I'm using a standard engine hoist, and my burb is on jack stands to boot. I'm not having any trouble with the engine hoist and engine clearing the side or front of the engine compartment.



What kind of hoist are you using?

The only thing I can suggest is to shorten the length of chain to the hook, and use a lift plate on the engine.


Does this burb have a lift kit on it?
 

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Discussion Starter #9
I'm not having any trouble with the engine hoist and engine clearing the side or front of the engine compartment.

Does this burb have a lift kit on it?
Hey TrailLeader, that is the exact same hoist I have. Maybe it won't be an issue. The reason I was concerned is that I barely made it over the front end of 71 nova with that 350..and the burb is at least a foot or two taller over the fender! But I believe you, I'll just need to be sure I keep the chain short. That will be great if that hoist works. One more hurdle down!
 

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I also would suggest extending the bar out are far as you can, this way it will increase the highest point (where hook is) at it's max lift.
 

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Carb-makes life much easier.

Wow,I stand corrected.The carb sure will make finding a motor easier-there are probably more than a million carbed 350's still running out there.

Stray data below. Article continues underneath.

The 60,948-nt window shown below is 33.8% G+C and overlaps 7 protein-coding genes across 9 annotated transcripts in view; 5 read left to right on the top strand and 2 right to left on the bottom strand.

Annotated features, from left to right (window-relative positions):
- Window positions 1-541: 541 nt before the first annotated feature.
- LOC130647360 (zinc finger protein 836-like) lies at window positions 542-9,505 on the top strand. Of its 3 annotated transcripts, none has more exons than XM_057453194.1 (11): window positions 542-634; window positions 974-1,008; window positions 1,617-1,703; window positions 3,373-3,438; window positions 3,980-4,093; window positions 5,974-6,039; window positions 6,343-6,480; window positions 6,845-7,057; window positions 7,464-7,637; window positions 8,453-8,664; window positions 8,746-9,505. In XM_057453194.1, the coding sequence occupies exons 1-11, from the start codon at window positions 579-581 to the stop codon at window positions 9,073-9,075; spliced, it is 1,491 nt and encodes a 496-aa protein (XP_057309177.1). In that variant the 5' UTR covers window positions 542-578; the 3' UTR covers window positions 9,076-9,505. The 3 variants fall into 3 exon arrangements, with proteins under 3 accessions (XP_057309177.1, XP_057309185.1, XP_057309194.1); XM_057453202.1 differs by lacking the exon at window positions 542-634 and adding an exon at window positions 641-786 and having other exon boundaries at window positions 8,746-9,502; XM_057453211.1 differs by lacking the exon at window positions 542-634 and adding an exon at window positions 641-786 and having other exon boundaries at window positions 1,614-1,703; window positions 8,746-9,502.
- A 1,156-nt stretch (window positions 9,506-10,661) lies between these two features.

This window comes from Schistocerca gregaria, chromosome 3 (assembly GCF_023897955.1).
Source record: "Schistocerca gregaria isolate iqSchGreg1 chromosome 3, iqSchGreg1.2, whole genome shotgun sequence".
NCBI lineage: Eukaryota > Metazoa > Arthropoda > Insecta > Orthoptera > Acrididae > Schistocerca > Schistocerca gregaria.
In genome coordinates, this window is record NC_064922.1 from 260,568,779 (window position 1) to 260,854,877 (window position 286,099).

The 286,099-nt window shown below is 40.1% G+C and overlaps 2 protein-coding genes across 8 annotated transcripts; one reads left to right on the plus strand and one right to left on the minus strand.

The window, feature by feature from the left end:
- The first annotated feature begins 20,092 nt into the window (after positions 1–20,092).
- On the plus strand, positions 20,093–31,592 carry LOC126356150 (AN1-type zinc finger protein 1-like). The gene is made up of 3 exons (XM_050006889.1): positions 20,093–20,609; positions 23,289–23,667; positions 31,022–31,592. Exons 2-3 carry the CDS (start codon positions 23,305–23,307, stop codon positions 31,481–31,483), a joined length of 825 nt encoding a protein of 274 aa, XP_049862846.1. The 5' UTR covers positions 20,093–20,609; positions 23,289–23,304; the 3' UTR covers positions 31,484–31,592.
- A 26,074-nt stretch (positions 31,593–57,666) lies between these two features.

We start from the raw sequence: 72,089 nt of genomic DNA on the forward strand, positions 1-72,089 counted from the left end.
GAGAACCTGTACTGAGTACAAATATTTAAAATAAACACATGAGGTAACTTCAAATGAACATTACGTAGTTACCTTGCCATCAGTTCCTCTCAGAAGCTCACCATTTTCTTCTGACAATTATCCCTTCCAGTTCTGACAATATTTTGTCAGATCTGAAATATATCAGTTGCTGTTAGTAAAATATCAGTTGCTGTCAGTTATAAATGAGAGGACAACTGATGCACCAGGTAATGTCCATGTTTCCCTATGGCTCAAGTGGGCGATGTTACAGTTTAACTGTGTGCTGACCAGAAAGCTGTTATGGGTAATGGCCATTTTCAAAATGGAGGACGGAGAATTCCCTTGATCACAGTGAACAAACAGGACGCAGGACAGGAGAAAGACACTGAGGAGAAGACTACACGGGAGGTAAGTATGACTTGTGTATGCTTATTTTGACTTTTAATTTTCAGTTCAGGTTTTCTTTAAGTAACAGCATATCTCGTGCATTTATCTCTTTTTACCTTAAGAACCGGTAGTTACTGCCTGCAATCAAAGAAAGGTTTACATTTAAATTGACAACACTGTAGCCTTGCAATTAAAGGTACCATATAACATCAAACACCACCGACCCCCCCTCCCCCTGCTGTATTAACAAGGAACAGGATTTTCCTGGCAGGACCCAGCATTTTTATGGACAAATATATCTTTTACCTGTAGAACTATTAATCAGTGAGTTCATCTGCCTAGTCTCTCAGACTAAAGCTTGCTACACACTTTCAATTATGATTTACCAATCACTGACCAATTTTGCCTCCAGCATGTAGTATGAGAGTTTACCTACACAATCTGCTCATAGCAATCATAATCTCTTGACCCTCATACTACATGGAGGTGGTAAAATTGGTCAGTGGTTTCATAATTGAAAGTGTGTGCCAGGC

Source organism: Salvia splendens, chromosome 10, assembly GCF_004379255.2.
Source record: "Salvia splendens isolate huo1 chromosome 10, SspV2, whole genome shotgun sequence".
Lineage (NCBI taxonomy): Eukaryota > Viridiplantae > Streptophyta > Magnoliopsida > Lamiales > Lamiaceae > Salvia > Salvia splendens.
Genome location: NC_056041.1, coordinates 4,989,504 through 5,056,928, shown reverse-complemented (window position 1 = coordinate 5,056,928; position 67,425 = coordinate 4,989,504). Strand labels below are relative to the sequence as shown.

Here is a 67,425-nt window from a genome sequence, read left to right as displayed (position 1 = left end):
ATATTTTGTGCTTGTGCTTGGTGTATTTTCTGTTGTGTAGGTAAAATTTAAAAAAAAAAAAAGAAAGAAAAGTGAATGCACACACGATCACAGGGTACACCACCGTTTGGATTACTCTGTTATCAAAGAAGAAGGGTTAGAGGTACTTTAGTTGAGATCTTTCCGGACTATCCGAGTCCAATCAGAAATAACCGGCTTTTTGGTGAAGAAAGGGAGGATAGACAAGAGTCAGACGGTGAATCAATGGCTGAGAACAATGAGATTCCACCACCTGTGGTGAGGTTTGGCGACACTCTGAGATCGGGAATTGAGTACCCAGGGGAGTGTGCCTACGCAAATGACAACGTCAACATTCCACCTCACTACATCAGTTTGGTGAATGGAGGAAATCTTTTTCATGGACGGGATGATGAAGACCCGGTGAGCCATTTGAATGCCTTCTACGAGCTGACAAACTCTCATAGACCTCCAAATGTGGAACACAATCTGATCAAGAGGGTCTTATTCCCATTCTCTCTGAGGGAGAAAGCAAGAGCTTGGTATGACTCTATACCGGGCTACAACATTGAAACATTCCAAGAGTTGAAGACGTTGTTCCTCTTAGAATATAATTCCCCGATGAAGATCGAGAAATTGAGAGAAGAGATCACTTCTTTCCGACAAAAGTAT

HEY,$500-THAT IS MY KIND OF PRICE!!The carbed drop in NEW GM motors are cheaper, but still 3x the cost of your vehicle.
You should be able to source a decent used motor, but usually motors for sale aren't in the vehicle anymore,and you have to take the sellers word for how good they ran,and how many miles they had on them.I'm guessing you could get new rings+ valve guide seals +gaskets +fluids for under $250.My $400 guess is too high. Auto zone probably will loan or rent out a hone,and if you are ambitious a ridge reamer so you can replace the top ring also.If you buy some parts from autozone they will loan the tools free(knew that would appeal to you!!). I hear the 350's have a chronic intake gasket leak problem,so I would pass on Autozones gaskets-better get a GMs gasket(or maybe someone hear knows a better one?).Autozone usually has some cheapo BS parts-made in China/India- as their cheapest offering, but they usually have some big name brands also-Pass on the cheapo rings/seals-too much work to redo.